Health experts are warning that a new bug which is resistant to antibiotics has been brought into the UK by patients treated abroad.
The new strains of bacteria, called Enterobacteriaceae, have been identified in UK hospital patients, "a significant proportion of whom had received medical treatment abroad", according to the Health Protection Agency (HPA).
The HPA said that one strain - called NDM-1 (New Delhi Metallo-1) - is "swiftly emerging".
A total of 22 bacteria with the NDM-1 enzyme have been identified from 19 patients at 17 hospitals.
There has been one instance of possible transmission between two patients.
"Critically, at least nine out of 19 affected patients have had recent hospitalisation in India or Pakistan," the HPA said.
One patient received blood treatment in India while two had undergone cosmetic surgery in India.
Others had received renal or liver transplantation in Pakistan.
The HPA said NDM-1 had been repeatedly imported to the UK from the Indian subcontinent, "though there may now also be UK circulation since some affected patients have no immediately identifiable overseas links."
In a statement, it added: "The HPA has been warning for some time of the risk from infections which are more difficult to treat due to antibiotic resistance.
"The recent emergence of a new group of enzymes (carbapenemases) carried by some bacteria is of concern because these enzymes prevent carbapenem antibiotics from working effectively, making the bacteria resistant to treatment.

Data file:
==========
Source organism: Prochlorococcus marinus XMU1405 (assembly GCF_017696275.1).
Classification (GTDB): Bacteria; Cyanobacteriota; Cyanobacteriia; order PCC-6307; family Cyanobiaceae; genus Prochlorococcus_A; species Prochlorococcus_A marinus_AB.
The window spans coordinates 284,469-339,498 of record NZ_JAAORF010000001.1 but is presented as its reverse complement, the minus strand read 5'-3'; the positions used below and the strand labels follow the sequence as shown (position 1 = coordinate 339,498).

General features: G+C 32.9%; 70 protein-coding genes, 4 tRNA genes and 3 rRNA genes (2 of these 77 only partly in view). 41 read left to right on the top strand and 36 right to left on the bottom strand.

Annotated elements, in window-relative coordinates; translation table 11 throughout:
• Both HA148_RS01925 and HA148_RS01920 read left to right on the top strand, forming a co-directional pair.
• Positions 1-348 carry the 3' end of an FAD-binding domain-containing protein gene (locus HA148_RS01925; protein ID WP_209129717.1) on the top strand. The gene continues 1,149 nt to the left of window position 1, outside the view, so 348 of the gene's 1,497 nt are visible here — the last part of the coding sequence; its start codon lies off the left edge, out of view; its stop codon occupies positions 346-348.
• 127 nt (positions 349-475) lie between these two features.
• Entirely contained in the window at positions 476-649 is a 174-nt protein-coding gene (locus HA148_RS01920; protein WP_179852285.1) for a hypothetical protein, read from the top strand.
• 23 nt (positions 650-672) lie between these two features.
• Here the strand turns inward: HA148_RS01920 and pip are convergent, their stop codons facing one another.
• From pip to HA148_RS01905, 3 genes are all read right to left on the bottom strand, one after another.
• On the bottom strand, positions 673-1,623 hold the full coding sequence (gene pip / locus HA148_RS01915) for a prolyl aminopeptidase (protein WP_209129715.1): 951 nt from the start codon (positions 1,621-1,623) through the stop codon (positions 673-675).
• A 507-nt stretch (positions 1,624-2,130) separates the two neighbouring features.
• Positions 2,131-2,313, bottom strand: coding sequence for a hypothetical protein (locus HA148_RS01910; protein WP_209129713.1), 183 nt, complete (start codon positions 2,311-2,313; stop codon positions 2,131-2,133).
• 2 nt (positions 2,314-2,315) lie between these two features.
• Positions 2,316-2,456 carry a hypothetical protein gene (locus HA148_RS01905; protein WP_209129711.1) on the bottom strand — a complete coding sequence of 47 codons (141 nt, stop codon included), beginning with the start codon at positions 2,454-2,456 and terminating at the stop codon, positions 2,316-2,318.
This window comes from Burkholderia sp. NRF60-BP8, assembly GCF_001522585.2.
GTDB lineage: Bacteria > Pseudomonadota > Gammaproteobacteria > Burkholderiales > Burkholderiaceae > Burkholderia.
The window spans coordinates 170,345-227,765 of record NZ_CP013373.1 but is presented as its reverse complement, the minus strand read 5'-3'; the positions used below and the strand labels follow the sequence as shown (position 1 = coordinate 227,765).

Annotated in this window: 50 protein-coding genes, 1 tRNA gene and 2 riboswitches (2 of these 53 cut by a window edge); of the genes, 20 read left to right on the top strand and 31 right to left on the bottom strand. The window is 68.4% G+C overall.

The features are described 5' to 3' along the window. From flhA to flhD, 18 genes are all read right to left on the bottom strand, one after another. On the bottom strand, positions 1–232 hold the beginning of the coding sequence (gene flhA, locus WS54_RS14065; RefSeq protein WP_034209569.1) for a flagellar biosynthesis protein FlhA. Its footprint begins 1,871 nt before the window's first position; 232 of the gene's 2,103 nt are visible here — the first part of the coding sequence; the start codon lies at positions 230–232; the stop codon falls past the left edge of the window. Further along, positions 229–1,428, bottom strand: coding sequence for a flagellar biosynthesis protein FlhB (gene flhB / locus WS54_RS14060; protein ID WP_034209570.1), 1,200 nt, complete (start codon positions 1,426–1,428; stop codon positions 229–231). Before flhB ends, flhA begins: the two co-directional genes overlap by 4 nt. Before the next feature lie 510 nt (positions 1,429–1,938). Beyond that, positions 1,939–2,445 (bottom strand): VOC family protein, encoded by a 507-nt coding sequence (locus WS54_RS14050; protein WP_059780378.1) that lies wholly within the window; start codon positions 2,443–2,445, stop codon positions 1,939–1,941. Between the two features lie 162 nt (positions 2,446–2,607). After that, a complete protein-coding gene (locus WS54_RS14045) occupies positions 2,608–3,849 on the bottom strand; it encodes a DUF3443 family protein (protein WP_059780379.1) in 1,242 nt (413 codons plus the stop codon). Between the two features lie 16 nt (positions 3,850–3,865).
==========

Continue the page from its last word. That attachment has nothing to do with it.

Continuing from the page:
"This re-emphasises just how important it is that clinicians in hospitals are vigilant in monitoring the emergence of multi-resistant bacteria.
"Identifying possible resistance among infections is particularly important among patients who have been in hospitals in the Indian subcontinent and the Eastern Mediterranean including Greece, Turkey and Israel, where carbapenemases have been identified.
"Carbapenams are powerful antibiotics that are used to fight gram negative bacteria, particularly the multi-resistant ones.
"Other treatment options are available to fight infections caused by these carbapenemase-producing bacteria but they present major challenges for clinicians and will often demand combinations of antibiotics to be used.
"At present this type of antibiotic resistance is comparatively rare in the UK, with testing during 2008 and so far in 2009 having found 20 cases. However, careful monitoring of the situation is needed.
"Antibiotics are a precious resource in fighting infections and one that we must do everything possible to preserve.
"Multi-resistant gram-negative bacteria pose a notable public health risk and it remains important that the pharmaceutical industry continues to work towards developing new treatment options, in the same way they have done for gram-positive bacteria like MRSA."
Professor Brian Duerdan, the Government's inspector of microbiology and infection control, said: "We have been aware of this issue for several months and, after advice from the HPA, we alerted infection specialists in the NHS to the possibility of importation and potential spread of these bacteria.
"This will help us monitor the situation and respond appropriately.
"Maintaining proper infection control is one of our priorities and this, together with prudent antibiotic prescribing, will help us control these carbapenemase-producing bacteria.
"However, to help the NHS, we have commissioned authoritative professional guidance to identify whether further control measures need to be applied for this type of bacteria."